The Dynamic Nature of Suitability
Suitability is constantly in flux. As indicated above, what is suitable for someone who is 30 years old is very different from what that person will need when he or she is 60. Getting married, having children, getting a big raise, or losing a job altogether should prompt a reconsideration of suitability. As usual, this boils down to risk and liquidity. If someone will need their money soon, it may not be able to be tied up in stocks or other longer term investments. For those who want to get the best out of their money over the long run, something like government bonds might be suitable.
Knowledge and Understanding
For investors, knowledge and understanding also play a role in suitability. This does not mean that just because an investor understands the risks associated with futures that this investment is suitable. However, investors should have an understanding of the risks of the securities in their portfolios.
If an investor doesn't understand a more complicated investment vehicle, such as a structured product, for example, something simpler, such as a mutual fund, may be more suitable. From a selling perspective, what makes something unsuitable in the context of investor understanding is selling an investor an asset that he or she would not otherwise buy. This can be viewed as an abuse of the investor's lack of understanding. And, if there are perfectly good alternatives with which an investor is more familiar and comfortable, there may not be any reason to take on more complex instruments.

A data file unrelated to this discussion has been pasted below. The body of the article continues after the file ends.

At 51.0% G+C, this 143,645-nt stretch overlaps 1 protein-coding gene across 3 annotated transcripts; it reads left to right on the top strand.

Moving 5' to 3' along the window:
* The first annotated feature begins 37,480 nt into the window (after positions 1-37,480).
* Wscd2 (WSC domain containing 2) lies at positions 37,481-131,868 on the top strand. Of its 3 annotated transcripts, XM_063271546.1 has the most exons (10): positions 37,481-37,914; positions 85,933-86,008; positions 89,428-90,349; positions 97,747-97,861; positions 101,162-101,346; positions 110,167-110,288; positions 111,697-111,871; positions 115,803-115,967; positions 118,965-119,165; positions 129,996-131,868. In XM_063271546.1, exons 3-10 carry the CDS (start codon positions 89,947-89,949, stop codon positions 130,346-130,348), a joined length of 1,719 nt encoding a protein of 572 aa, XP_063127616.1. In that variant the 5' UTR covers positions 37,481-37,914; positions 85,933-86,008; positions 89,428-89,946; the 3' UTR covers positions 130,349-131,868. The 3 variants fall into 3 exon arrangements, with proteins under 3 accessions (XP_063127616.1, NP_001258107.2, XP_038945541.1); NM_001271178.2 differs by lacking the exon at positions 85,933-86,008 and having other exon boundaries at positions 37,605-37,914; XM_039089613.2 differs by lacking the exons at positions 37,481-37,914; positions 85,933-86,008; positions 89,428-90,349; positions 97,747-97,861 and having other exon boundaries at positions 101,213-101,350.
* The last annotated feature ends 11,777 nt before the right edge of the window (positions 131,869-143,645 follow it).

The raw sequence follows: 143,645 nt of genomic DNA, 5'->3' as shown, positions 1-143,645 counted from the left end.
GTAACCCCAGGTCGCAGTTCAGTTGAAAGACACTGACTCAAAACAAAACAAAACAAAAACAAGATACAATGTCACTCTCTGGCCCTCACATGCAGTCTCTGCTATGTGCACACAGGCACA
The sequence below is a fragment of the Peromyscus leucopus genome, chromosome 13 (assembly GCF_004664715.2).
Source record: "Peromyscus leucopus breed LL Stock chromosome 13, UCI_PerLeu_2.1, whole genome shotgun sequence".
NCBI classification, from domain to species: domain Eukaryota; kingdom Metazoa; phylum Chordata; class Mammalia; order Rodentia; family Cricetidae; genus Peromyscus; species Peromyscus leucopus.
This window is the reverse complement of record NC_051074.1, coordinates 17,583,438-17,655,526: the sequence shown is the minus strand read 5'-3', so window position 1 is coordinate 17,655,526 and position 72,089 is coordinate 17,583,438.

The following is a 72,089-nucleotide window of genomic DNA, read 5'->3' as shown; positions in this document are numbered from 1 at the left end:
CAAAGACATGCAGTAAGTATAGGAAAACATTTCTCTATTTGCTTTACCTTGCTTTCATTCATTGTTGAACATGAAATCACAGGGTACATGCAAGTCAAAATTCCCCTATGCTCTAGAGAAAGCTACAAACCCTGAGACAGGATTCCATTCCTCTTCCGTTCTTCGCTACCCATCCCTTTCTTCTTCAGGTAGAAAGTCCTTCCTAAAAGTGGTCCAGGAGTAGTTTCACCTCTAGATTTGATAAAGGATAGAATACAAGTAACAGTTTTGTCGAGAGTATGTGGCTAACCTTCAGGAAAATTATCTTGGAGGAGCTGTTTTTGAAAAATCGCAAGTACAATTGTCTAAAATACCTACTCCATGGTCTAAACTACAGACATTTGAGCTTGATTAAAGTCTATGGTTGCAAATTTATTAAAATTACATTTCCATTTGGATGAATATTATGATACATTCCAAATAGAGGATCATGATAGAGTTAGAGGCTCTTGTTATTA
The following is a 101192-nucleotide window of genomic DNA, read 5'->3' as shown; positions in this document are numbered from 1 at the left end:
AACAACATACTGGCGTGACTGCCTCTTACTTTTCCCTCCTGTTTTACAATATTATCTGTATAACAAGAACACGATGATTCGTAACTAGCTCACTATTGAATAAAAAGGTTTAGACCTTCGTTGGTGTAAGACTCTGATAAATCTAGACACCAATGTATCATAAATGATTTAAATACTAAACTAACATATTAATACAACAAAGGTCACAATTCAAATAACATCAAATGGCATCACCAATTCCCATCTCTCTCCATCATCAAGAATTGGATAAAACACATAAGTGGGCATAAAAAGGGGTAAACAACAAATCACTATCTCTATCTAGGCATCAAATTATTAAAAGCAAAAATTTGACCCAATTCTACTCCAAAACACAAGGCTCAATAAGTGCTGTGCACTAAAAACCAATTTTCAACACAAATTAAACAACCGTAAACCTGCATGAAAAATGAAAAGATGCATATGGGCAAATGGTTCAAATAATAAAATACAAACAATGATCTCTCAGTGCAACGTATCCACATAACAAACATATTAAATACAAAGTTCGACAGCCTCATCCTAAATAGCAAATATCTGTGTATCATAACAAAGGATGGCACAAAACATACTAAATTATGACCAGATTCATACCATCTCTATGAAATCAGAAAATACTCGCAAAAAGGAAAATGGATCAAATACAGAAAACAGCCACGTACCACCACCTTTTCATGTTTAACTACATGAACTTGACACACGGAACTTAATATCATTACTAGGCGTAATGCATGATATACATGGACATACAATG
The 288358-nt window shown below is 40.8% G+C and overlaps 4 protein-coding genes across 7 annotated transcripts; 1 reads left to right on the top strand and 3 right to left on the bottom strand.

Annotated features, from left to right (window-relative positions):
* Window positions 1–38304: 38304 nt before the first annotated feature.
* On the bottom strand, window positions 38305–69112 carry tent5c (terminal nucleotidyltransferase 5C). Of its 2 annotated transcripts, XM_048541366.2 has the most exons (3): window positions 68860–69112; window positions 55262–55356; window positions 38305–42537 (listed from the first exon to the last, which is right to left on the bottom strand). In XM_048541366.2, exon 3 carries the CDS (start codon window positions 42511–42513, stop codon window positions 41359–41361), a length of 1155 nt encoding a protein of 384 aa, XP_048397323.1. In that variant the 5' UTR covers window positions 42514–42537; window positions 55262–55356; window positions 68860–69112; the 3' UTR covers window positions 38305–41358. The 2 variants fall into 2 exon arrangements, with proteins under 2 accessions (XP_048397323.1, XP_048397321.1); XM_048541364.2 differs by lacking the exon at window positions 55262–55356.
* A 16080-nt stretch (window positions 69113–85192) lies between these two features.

What does the law have to say about unsuitable investments? If an investors goes into an investment purely on his or her own initiative (known as execution only) and no one has advised the person to do so, there isn't much the law can do. On the other hand, if a broker or bank advises an investor into an unsuitable investment, that financial professional could be liable for the investor's losses, provided the person can prove the investment really was unsuitable and that the broker or advisor did not make the risks clear. As a result, in some cases, cautious brokers will only sell really high-risk and potentially unsuitable investments if buyers sign a document stating that they are aware of the risks associated with these investments.
Of course, firms generally have litigation insurance, so they can afford to fight claims of unsuitability in court. However, if investors can produce clear documentation of risk aversion and that an obviously high-risk investment cost them dearly, they do stand a chance in court. But for investors, litigation remains a rocky road, which is often no less costly than the unsuitable investments themselves.
No one should ever have investments that are not appropriate for their personal circumstances and willingness to take risks. At the extreme, truly unsuitable investments can ruin a portfolio, but even lesser cases can cause a lot stress for investors. Nothing in the investment process is more important than allocating assets correctly. Furthermore, the process of ensuring suitability needs to be monitored regularly by both investors and advisors.